"The issue is serious -- is a nation state supporting a terrorist group or isn't it?" said Chris Sabatini, senior director of policy for the Council of the Americas, a New York-based organization that tracks politics in Latin America. "That deserves more attention, more seriousness, than one president losing his cool and a group of presidents posturing over it."

The latest spat with Venezuela began when Uribe authorized his defense minister to hold a news conference, in which it was announced that Colombia had irrefutable evidence of Venezuela's support for the rebels. At a special session of the Organization of American States in Washington on July 22, Colombia's ambassador to that body, Luis Alfonso Hoyos, presented videos, photographs and maps that he said showed the presence of 1,500 rebels in dozens of camps inside Venezuela.

The accusations prompted Chávez, a firebrand populist who has frequently lauded Colombia's rebels, to accuse Colombia of fabricating the evidence as a pretext to invade. He also charged that the Obama administration, a close ally of Uribe's, was behind the machinations.

Chávez severed diplomatic relations with Colombia on July 22 and warned that the probability of war with Colombia was higher than it had been in "many years, I'd say 100 years." On Friday, he said he had deployed infantry and air force units, although he did not offer specifics.

Questionable timing

The timing of Uribe's latest accusations raised questions among some observers, who noted that the Colombian government has for two years been providing evidence of rebel ties to Chávez's government.

Santos, in a break with Uribe, had invited Chávez to his inauguration and authorized Maria Angela Holguin, who will be his foreign minister, to meet with her Venezuelan counterpart, Maduro.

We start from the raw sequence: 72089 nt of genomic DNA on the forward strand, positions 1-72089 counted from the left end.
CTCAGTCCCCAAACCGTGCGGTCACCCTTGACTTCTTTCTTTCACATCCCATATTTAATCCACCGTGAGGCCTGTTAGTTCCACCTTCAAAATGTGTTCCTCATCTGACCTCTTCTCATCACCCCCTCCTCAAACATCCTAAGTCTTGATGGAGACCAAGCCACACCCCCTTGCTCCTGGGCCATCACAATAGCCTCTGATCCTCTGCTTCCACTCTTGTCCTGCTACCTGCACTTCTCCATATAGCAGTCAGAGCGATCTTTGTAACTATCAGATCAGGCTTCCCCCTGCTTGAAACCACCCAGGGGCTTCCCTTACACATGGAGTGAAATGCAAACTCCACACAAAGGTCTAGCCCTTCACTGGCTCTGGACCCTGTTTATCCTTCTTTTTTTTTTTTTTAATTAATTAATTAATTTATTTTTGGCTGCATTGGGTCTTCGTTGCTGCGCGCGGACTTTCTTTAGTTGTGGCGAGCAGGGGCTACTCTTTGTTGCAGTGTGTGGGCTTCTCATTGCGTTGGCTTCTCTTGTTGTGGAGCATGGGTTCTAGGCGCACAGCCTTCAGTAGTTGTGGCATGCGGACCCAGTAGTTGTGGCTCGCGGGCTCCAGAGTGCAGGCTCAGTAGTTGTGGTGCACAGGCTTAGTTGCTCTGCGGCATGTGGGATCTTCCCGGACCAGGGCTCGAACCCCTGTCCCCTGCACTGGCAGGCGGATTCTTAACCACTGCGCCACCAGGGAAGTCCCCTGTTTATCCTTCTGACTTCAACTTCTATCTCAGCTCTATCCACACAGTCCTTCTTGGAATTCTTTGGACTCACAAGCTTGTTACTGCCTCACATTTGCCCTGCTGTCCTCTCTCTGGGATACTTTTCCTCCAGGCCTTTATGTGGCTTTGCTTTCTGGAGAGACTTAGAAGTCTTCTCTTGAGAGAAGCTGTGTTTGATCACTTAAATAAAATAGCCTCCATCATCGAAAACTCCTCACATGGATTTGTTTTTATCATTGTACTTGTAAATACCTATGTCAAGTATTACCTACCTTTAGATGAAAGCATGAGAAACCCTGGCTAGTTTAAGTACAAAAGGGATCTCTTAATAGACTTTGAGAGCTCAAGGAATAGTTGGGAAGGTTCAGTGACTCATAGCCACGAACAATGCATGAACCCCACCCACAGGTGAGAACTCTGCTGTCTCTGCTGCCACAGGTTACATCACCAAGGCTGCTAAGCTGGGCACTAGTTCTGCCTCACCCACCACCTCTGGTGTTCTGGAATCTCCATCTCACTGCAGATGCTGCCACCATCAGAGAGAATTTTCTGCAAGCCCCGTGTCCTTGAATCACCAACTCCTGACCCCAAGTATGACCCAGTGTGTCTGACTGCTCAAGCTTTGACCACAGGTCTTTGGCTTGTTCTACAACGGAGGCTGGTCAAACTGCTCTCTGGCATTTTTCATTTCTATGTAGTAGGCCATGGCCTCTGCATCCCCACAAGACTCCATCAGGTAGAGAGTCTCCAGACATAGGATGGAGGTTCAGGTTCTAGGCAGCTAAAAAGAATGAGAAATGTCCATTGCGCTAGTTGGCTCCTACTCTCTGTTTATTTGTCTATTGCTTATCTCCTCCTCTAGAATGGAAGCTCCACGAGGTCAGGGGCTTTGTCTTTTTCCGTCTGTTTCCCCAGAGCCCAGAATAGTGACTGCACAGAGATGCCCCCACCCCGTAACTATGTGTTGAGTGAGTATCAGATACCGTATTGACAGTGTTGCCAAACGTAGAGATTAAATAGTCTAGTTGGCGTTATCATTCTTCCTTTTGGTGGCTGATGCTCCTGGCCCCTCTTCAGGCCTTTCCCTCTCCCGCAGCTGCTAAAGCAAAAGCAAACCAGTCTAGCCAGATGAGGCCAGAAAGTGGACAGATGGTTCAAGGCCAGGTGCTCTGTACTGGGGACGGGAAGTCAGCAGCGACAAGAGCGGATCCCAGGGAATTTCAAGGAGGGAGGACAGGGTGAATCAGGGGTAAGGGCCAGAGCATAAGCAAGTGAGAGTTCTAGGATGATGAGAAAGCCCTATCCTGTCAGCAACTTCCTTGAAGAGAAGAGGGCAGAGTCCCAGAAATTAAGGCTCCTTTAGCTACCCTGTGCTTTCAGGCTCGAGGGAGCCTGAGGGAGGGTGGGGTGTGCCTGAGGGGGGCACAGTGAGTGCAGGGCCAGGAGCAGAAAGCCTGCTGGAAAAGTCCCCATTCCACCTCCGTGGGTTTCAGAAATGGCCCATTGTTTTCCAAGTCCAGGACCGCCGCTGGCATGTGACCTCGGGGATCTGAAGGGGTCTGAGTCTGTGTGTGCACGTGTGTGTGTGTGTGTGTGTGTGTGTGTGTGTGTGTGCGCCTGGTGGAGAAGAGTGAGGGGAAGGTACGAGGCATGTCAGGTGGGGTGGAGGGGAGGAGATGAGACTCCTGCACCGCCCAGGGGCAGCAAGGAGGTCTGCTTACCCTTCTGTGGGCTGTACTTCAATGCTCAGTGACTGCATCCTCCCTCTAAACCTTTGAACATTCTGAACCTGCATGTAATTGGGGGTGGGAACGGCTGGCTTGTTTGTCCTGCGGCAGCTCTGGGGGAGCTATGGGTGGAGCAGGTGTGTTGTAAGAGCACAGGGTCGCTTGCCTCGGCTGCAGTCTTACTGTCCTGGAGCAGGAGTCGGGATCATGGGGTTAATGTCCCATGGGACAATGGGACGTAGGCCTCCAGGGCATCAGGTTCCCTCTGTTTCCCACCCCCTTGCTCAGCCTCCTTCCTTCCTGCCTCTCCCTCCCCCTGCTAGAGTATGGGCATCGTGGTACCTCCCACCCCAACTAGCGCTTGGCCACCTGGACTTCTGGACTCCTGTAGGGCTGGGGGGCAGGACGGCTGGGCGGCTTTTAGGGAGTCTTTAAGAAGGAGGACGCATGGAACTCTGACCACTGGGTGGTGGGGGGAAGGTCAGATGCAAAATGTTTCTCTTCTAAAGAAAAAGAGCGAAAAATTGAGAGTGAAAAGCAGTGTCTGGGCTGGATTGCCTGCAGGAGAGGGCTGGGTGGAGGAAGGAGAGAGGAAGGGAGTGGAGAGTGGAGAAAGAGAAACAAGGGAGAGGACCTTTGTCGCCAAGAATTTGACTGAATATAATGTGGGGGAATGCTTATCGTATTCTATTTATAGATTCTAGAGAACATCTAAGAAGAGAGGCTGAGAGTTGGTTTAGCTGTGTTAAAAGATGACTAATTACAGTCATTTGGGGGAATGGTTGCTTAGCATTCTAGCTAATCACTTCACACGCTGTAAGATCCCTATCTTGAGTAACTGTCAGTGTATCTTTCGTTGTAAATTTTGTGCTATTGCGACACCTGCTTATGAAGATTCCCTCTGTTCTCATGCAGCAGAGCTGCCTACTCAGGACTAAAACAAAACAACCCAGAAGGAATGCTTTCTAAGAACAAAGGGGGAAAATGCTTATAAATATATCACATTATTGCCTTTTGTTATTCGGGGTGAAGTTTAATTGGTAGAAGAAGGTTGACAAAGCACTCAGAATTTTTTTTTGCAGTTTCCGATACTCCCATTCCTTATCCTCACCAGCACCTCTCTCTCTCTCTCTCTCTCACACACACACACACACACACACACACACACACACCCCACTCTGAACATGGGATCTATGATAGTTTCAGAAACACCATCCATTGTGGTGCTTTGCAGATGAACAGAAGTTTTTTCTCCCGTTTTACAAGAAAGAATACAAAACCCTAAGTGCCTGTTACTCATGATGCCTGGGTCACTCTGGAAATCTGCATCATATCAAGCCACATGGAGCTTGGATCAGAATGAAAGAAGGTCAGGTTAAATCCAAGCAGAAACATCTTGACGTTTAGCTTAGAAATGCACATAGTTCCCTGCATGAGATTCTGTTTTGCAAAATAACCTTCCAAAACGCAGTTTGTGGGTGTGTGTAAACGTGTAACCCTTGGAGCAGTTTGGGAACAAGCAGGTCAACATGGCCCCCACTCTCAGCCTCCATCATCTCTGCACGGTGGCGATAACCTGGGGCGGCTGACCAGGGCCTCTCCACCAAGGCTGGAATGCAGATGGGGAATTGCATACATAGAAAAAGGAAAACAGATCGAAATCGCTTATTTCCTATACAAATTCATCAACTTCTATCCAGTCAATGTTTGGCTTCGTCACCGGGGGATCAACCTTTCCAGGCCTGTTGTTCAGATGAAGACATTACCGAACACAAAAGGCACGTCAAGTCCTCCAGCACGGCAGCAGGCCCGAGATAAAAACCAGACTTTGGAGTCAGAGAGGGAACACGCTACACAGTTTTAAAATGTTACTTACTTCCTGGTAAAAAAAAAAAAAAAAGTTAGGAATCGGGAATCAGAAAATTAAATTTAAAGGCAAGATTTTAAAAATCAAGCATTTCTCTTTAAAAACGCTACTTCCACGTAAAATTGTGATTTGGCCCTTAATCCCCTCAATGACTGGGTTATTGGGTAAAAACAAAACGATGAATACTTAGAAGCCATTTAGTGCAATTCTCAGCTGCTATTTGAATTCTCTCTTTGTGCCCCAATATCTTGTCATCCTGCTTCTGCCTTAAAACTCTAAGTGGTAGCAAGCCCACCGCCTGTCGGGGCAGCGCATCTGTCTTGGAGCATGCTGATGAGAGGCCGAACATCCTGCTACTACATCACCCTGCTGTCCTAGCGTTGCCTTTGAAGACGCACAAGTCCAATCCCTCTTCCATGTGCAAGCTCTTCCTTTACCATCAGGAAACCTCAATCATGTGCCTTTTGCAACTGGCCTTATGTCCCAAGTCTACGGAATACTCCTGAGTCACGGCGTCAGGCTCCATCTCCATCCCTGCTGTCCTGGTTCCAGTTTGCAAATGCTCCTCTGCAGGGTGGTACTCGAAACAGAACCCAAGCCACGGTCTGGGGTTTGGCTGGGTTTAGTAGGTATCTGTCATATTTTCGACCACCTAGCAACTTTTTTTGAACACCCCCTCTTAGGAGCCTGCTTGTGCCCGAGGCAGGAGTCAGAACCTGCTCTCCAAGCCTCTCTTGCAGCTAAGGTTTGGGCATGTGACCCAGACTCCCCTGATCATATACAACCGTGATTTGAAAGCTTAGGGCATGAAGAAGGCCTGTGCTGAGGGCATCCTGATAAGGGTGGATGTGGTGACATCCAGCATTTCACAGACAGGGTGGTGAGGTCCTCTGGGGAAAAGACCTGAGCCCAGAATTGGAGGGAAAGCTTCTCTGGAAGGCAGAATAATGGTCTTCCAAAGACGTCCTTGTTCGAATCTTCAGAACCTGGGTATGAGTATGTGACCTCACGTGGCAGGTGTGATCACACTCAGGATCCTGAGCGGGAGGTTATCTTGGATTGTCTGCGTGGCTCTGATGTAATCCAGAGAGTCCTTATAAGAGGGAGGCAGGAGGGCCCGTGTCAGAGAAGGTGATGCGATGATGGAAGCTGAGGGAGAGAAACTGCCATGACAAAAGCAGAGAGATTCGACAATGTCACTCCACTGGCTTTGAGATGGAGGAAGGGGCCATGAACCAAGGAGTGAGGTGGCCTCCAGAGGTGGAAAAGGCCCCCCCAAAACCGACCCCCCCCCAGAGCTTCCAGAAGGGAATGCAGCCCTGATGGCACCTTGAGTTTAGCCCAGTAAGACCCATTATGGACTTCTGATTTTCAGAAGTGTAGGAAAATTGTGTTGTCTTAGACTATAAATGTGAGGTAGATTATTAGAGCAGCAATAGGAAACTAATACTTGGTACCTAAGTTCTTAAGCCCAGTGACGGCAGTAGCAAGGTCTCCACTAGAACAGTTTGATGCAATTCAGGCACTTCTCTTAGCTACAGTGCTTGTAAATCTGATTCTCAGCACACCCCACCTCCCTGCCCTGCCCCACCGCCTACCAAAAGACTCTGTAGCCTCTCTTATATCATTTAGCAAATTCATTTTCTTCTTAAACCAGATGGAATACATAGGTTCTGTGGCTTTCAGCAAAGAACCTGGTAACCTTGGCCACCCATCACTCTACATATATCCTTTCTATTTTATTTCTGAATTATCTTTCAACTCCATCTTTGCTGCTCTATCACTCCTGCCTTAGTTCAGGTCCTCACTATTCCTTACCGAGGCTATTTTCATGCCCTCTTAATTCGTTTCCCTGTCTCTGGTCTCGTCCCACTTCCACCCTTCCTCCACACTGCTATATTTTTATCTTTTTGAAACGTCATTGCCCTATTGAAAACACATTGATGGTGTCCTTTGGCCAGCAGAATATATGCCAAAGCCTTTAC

"It looked like rapprochement was in the works," said Adam Isacson, an analyst with the Washington Office on Latin America policy group, who specializes in the Colombian conflict. "It seemed clear that Uribe was sending a message to the president-elect as much as he was sending a message to Chávez."

Political analysts say one clear winner could be Chávez, whose popularity has slipped in recent months in the face of a grinding recession, rampant crime, food shortages and the region's highest inflation rate. Venezuela holds congressional elections in September, and Chávez's opponents hope to win back seats in a body that is almost completely controlled by his allies.

By focusing the country's attention on the crisis -- and the prospect of war -- Chávez has been able to divert attention from the social and economic problems his government has been unable to address, said Sabatini of the Council of the Americas.

"It's a page from his usual playbook, of trying to stoke nationalistic fervor and distract from his own country's ills," Sabatini said.